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Peter D. Mitchell

Peter Dennis Mitchell, FRS (29 September 1920 – 10 April 1992) was a British biochemist who was awarded the 1978 Nobel Prize for Chemistry for his discovery of the chemiosmotic mechanism of ATP synthesis. Peter D. Mitchell biography

Education and early life

Mitchell was born in Mitcham, Surrey on 29 September 1920.{{cite web |url=http://www.nndb.com/people/607/000100307/ |title=Peter Mitchell Bio at NNDB |accessdate=2007-03-23 |author=NNDB }} His parents were Christopher Gibbs Mitchell, a civil servant, and Kate Beatrice Dorothy (née) Taplin. His uncle was Sir Godfrey Way Mitchell, chairman of George Wimpey. He was educated at Queen's College, Taunton and Jesus College, Cambridge where he studied the Natural Sciences Tripos specialising in Biochemistry. He was appointed a research post in the Department of Biochemistry, Cambridge, in 1942, and was awarded a Ph.D. in early 1951 for work on the mode of action of penicillin.

Career and research

In 1955 he was invited by Professor Michael Swann to set up a biochemical research unit, called the Chemical Biology Unit, in the Department of Zoology, at the University of Edinburgh, where he was appointed a Senior Lecturer in 1961, then Reader in 1962, although ill health led to his resignation in 1963. From 1963 to 1965, he supervised the restoration of a Regency-fronted Mansion, known as Glynn House, at Cardinham near Bodmin, Cornwall - adapting a major part of it for use as a research laboratory. He and his former research colleague, Jennifer Moyle founded a charitable company, known as Glynn Research Ltd., to promote fundamental biological research at Glynn House and they embarked on a programme of research on chemiosmotic reactions and reaction systems.{{cite journal |last=Greville |first=G.D. |year=1969 |title=A scrutiny of Mitchell's chemiosmotic hypothesis of respiratory chain and photosynthetic phosphorylation |journal=Curr. Topics Bioenergetics |volume=3 |pages=1–78. }}{{Cite journal | last1 = Mitchell | first1 = P. | title = Aspects of the chemiosmotic hypothesis | journal = The Biochemical Journal | volume = 116 | issue = 4 | pages = 5P–6P | year = 1970 | pmid = 4244889 | pmc = 1185429 | doi=10.1042/bj1160005p }}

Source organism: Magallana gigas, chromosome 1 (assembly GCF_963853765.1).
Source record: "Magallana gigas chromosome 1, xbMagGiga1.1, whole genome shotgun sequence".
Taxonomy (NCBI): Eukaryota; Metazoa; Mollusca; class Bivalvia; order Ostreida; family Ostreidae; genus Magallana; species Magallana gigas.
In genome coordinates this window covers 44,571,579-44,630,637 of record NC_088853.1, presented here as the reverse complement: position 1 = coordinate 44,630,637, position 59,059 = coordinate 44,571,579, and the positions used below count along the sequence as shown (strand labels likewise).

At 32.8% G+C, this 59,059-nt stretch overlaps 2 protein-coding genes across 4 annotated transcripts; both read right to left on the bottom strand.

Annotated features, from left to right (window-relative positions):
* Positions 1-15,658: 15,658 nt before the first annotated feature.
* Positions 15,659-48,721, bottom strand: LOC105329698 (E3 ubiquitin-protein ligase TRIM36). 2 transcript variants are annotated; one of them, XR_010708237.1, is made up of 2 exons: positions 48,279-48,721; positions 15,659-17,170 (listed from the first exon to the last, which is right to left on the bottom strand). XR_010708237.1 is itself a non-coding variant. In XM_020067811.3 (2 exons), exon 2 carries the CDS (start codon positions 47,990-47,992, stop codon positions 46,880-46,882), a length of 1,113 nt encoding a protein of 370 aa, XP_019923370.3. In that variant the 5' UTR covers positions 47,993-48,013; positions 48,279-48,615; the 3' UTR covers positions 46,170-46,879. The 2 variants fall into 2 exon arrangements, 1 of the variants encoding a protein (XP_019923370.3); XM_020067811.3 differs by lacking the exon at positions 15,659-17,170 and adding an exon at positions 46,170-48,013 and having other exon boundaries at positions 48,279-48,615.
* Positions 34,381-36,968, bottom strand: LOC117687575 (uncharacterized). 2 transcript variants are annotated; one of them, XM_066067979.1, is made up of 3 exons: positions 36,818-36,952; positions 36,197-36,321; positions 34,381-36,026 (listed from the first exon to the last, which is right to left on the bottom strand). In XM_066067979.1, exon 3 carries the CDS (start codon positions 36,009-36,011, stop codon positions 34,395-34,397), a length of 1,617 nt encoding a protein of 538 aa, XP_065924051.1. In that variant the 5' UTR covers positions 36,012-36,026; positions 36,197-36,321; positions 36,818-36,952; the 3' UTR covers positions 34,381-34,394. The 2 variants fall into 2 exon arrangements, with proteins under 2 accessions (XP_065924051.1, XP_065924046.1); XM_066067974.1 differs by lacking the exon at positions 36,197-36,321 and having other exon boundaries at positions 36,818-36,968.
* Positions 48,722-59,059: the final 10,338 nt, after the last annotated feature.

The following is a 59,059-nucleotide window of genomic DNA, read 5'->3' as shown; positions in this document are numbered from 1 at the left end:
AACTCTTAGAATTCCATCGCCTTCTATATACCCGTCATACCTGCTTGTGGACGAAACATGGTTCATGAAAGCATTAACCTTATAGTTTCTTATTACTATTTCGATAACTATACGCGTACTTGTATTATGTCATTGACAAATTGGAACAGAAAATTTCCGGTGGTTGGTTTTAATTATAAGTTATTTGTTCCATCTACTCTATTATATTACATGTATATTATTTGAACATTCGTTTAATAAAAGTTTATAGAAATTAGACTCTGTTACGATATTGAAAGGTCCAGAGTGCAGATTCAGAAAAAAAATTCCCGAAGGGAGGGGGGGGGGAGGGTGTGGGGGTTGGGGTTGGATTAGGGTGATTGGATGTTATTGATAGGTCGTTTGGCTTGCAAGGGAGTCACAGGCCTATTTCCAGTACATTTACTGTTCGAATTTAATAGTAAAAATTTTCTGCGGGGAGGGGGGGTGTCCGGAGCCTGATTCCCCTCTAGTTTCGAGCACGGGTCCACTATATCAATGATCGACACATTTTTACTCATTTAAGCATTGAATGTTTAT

Chemiosmotic hypothesis

In the 1960s, ATP was known to be the energy currency of life, but the mechanism by which ATP was created in the mitochondria was assumed to be by substrate-level phosphorylation. Mitchell's chemiosmotic hypothesis was the basis for understanding the actual process of oxidative phosphorylation. At the time, the biochemical mechanism of ATP synthesis by oxidative phosphorylation was unknown. Mitchell realised that the movement of ions across an electrochemical potential difference could provide the energy needed to produce ATP. His hypothesis was derived from information that was well known in the 1960s. He knew that living cells had a membrane potential; interior negative to the environment. The movement of charged ions across a membrane is thus affected by the electrical forces (the attraction of positive to negative charges). Their movement is also affected by thermodynamic forces, the tendency of substances to diffuse from regions of higher concentration. He went on to show that ATP synthesis was coupled to this electrochemical gradient. His hypothesis was confirmed by the discovery of ATP synthase, a membrane-bound protein that uses the potential energy of the electrochemical gradient to make ATP; and by the discovery by André Jagendorf that a pH difference across the thylakoid membrane in the chloroplast results in ATP synthesis.

Protonmotive Q-cycle

Later, Peter Mitchell also hypothesized some of the complex details of electron transport chains. He conceived of the coupling of proton pumping to quinone-based electron bifurcation, which contributes to the proton motive force and thus, ATP synthesis.

Awards and honours

In 1978 he was awarded the Nobel Prize in Chemistry "for his contribution to the understanding of biological energy transfer through the formulation of the chemiosmotic theory." He was elected a Fellow of the Royal Society (FRS) in 1974.


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